GILROY, Calif. — A Japanese-made garlic billed as odorless is upsetting some domestic growers who believe "garlic breath" is a traditional experience.
"Garlic without the smell is like going to bed with your shoes on," said Valentino Filice, a chef at the annual Gilroy Garlic Festival.
"Garlic loves company. You've got to find people who love it and eat it together. Then, who cares if you have bad breath? You'll all have bad breath together."
Appeal to U.S. Tastes
Sanko Chemical Corp. and Mitsui & Co. make and market Dr. Saiki's Odorless Garlic, which is supposed to appeal to Americans' obsession with good hygiene.
"The last thing in the world we would ever have thought of doing was to make an odorless garlic," said Don Christopher, owner of a Gilroy garlic ranch. "We say, 'Brush your teeth. Use mouthwash. Eat a lemon.' But get rid of the odor altogether? Never."
The odorless garlic looks the same, tastes the same and smells the same as ordinary garlic, but the trademark smell doesn't linger on the breath.
Jack Kazanchy, an attorney for Jewelrina Inc., a New Jersey firm that is making and selling Dr. Saiki's creation in the United States, said the company plans to test the product on the East Coast within the next two months.
Odorless garlic is made by taking fresh garlic bulbs and dipping them into a solution of acids. They soak for two or three days and then are dried. The acids supposedly kill enzymes that cause garlic breath but do not affect the taste or smell when the garlic is cooked or eaten.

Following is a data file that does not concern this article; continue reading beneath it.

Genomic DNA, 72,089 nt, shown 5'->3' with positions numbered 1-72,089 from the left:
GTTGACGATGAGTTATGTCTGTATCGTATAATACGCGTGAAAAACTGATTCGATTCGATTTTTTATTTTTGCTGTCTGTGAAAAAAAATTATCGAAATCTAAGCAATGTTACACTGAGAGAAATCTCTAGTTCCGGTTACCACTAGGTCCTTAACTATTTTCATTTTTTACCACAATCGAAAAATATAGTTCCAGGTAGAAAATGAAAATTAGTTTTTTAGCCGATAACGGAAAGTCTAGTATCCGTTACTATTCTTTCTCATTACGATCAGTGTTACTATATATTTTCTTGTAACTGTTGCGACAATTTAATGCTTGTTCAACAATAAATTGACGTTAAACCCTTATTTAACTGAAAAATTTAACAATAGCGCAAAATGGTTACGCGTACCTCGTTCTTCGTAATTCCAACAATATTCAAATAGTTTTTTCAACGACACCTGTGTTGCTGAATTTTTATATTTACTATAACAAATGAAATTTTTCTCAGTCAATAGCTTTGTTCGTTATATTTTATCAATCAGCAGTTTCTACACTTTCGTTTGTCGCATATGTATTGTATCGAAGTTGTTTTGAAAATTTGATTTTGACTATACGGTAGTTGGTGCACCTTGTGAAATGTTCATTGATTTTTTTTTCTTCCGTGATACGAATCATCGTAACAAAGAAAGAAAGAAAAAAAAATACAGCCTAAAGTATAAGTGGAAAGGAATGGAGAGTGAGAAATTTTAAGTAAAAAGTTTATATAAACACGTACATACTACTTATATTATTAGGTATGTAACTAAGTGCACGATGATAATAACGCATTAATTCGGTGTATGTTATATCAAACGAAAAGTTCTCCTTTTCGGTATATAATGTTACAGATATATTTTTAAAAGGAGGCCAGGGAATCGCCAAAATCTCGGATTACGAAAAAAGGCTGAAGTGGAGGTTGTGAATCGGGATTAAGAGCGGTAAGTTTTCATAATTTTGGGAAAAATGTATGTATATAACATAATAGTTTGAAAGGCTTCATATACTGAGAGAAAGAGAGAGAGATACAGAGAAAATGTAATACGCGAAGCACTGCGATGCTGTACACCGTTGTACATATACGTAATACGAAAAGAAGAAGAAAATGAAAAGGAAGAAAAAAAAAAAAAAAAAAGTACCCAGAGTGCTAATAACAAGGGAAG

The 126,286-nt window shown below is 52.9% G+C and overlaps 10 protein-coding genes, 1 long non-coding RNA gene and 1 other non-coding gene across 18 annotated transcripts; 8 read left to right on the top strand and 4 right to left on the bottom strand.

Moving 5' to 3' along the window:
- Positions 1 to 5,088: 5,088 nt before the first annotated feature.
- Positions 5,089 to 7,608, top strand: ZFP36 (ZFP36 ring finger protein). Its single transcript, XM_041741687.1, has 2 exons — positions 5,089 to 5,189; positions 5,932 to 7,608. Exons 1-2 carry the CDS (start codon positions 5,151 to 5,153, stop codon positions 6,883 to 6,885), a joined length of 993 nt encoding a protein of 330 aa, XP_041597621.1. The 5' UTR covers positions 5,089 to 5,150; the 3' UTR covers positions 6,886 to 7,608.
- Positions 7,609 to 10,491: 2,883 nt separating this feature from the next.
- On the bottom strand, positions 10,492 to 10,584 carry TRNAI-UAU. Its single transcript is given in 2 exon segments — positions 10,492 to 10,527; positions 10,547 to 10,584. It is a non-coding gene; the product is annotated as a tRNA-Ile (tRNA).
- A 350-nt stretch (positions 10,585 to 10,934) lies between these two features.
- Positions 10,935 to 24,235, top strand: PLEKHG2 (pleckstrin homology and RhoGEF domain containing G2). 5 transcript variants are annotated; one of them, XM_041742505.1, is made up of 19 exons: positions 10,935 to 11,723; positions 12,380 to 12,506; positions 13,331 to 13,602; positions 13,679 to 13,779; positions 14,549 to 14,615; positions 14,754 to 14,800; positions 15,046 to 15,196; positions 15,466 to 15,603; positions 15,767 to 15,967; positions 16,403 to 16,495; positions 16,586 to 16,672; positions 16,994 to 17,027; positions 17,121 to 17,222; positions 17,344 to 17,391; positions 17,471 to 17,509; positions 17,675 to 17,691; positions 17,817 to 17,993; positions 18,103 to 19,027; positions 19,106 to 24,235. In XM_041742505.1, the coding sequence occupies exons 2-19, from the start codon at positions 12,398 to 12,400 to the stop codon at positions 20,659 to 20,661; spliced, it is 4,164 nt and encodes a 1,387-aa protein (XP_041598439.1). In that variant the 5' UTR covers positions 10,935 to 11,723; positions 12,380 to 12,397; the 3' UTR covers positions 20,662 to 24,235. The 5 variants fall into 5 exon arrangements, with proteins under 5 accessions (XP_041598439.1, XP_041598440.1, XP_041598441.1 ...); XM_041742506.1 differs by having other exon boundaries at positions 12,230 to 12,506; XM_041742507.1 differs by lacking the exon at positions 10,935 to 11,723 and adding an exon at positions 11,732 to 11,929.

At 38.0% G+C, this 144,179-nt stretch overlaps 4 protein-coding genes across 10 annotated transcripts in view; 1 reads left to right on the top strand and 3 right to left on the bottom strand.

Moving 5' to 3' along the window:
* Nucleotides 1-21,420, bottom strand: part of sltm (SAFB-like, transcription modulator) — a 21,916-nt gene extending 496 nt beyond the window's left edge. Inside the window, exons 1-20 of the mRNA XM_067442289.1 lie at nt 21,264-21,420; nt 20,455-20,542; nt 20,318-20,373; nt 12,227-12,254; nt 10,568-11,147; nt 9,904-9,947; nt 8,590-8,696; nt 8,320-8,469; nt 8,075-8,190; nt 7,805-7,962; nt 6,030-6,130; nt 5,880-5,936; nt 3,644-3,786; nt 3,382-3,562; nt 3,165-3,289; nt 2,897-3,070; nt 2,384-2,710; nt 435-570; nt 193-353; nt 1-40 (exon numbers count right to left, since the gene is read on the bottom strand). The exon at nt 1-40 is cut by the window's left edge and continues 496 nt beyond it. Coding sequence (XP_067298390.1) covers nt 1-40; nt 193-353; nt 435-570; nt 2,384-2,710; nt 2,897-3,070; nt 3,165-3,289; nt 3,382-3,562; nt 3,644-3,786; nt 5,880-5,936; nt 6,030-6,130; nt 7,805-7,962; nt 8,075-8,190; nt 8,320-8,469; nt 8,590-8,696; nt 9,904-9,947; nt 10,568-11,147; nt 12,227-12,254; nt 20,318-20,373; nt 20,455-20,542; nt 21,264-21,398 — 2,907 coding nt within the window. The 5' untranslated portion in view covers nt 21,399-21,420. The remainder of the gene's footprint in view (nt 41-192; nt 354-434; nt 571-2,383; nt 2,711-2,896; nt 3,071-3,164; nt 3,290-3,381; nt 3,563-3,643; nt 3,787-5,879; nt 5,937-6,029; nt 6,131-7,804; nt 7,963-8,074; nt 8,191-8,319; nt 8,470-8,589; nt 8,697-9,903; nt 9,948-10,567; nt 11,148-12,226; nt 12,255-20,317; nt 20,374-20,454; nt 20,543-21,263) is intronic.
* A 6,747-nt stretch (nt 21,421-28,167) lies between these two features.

As early as 1978, Produce News, a trade publication, reported that Japanese researchers were working on an odorless garlic created through genetic research.
An Australian promoter introduced his own odorless garlic earlier this year in the United States--Mr. Garlic, a line of sandwich spreads that do not cause bad breath.
Dr. Saiki's odorless garlic, however, has raised a stink with local growers, who together with growers in Fresno County produce most of garlic sold in the United States.
"The whole pleasure of eating garlic is a lingering knowledge you've had a garlicky meal," said L. John Harris, author of two garlic books and publisher of the newsletter Garlic Times.
"Garlic represents people throwing their social concerns to the wind and expressing their pure pleasure, without any fear of repercussions because of bad breath," Harris said.
Despite the uproar, Dr. Saiki's garlic remains somewhat of a mystery.
"We haven't been able to get hold of any of the garlic to verify its claims," said Ron Voss, an agronomist with the University of California cooperative extension in Davis.